A sex trade worker is picked up by a John. He takes her to a residence where the “date” starts to get violent. She clicks on an app on her smartphone that sends an SOS to a response centre. Minutes later, police are at the door and she is able to use the diversion to exit the home. Officers make an arrest.
Rick Connors, CEO of the Gitxsan Development Corporation (GDC), says this is an actual scenario that may have saved a woman’s life during the initial two-year deployment of an app for at-risk people.
“We believe that this speaks for itself,” he said. “If you can save one life in two years, imagine what you could do with a broad span of support of this application and the services.”
The project is called the Safer Communities Initiative and is a partnership between Aware360, BC Safety Link, Technology Helps and Telelink.
Aware360 and BC SafetyLink (a division of GDC) provide commercial lone worker and journey management solutions to corporations. Technology Helps is an organization that helps not-for-profit organizations build their technology capacity. Telelink is a 24-7-365 response centre in St. John’s, Nfld.
“The idea was conceived between BC SafetyLink and one of our partners, Aware 360, where we were looking to give back to the community in an altruistic way,” Connors said.
“We thought, what if we could take this type of app and make some adjustments to it so we could be providing the same kind of safety services to at-risk individuals all over the place.”
The Aware360 app can be downloaded to any smartphone. When a client checks in, a customized and user-defined escalation protocol kicks in, explained Kelsey Harmse, BC SafetyLink director of strategic initiatives. If the user fails to check in again at a designated time, for example, a BC SafetyLink response centre operator will start calling the user-defined contacts from friends or family to social services agencies to emergency responders.
The user can also trigger an SOS and the app is GPS-enabled so the location of the user’s smartphone can be tracked if they so choose. The app also accommodates photos so, for example, in a hitchhiking situation, the user can upload a picture of a licence plate before they get into a car.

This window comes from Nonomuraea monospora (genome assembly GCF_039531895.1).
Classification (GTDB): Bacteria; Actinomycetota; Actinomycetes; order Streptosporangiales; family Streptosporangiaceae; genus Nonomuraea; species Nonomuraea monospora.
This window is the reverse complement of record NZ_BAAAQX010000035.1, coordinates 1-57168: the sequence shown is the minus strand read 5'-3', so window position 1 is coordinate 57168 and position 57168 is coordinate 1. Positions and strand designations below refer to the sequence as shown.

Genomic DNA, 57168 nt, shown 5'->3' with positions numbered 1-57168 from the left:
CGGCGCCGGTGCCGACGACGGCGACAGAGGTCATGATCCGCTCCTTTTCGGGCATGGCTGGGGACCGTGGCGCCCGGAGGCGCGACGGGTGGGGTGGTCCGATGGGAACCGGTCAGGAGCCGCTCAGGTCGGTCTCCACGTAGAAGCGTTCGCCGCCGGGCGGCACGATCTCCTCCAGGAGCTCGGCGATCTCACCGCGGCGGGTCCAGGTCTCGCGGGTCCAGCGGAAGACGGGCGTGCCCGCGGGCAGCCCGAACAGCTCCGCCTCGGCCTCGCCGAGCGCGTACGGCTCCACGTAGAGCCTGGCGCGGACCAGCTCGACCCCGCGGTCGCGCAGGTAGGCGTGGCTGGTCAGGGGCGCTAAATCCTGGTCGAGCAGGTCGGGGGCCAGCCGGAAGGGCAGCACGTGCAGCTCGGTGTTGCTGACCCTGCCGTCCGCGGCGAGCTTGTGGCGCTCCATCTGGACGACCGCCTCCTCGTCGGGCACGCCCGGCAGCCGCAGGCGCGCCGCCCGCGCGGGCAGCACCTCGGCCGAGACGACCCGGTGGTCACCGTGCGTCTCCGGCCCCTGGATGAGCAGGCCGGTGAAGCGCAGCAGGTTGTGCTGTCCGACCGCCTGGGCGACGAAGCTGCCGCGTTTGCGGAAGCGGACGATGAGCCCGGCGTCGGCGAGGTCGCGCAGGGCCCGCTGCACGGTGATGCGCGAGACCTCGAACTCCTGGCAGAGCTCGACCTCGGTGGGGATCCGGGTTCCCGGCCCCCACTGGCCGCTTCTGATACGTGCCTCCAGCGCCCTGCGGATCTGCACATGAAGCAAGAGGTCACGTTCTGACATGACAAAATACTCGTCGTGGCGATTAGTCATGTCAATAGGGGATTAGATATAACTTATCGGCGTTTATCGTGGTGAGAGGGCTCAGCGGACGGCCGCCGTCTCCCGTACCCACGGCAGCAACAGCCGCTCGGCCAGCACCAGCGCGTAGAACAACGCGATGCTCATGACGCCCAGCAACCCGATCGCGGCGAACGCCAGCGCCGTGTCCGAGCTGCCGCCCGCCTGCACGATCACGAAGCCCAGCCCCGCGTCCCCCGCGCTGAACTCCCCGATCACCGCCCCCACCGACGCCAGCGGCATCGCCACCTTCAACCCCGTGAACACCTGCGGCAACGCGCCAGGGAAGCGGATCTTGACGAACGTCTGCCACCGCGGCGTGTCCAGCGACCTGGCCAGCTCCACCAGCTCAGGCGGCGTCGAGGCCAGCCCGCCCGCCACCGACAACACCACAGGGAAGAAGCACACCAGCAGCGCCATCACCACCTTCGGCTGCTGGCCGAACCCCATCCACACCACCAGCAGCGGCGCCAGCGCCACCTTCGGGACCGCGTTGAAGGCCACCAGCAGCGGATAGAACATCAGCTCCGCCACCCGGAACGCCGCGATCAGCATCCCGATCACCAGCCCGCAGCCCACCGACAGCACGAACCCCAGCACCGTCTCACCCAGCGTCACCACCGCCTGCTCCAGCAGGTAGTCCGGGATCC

“The idea is we’re giving the power back to end user, who they want to be contacted if they were to not check in on time or if they were to SOS,” Harmse said. “What they would want to do and they can change that [on an ad-hoc basis] as their situation changes.
“This provides them that service, where they can sign on when they choose, when they want to be on the program. They have a check in timer and their check-in timer is defined by their level of risk, which they determine, and they go about their business. If they don’t check in, our agents call them and say, ‘hey, you didn’t check in, is everything OK?’ If they don’t answer we move to their next escalation contact. It could be their aunt, their husband, anyone they want… and that escalation process can go all the way to emergency services… if the user wants it.”
Both Harmse and Connors stressed the program is non-judgmental, it is all about keeping people regardless of their lifestyle or challenges safe.
To that end they have been working with front line agencies, such as the Dze L K’ant Friendship Centre to make the program available to at-risk populations including people fleeing domestic violence, hitchhiking, working in the sex trade, or dealing with the effects of mental illness, addictions and homelessness.
Harmse said it is a nationwide initiative with users all the way from Northwest B.C. to St. John’s Nfld, but currently limited in its uptake.
“[The response has] been very positive,” she said. “It’s slow going, it’s an altruistic theme for us so it’s about getting the word out and people understanding how to use it and working with front line agencies.”
Now they want to ramp up the initiative.
“We’re currently looking to fund the mass rollout of the project,” Connors said, adding they are in discussions with major corporations, telcos and governments.
“We do believe this is something that should be supported and carried by all the major companies out there, the government itself, in full support of an application that helps keep at-risk individuals safe regardless of what they’re doing.
“We are ready and raring to go, all that’s lacking is funding to make it happen.”
One Telco has already stepped up, Harmse said. In Newfoundland Telus provided funding for phones and services through the Thrive Blue Door Program, a St. John’s initiative “to support individuals, primarily between the ages of 14-29, to exit sex trade activities, and/or sexually exploitive situations including sex trafficking.”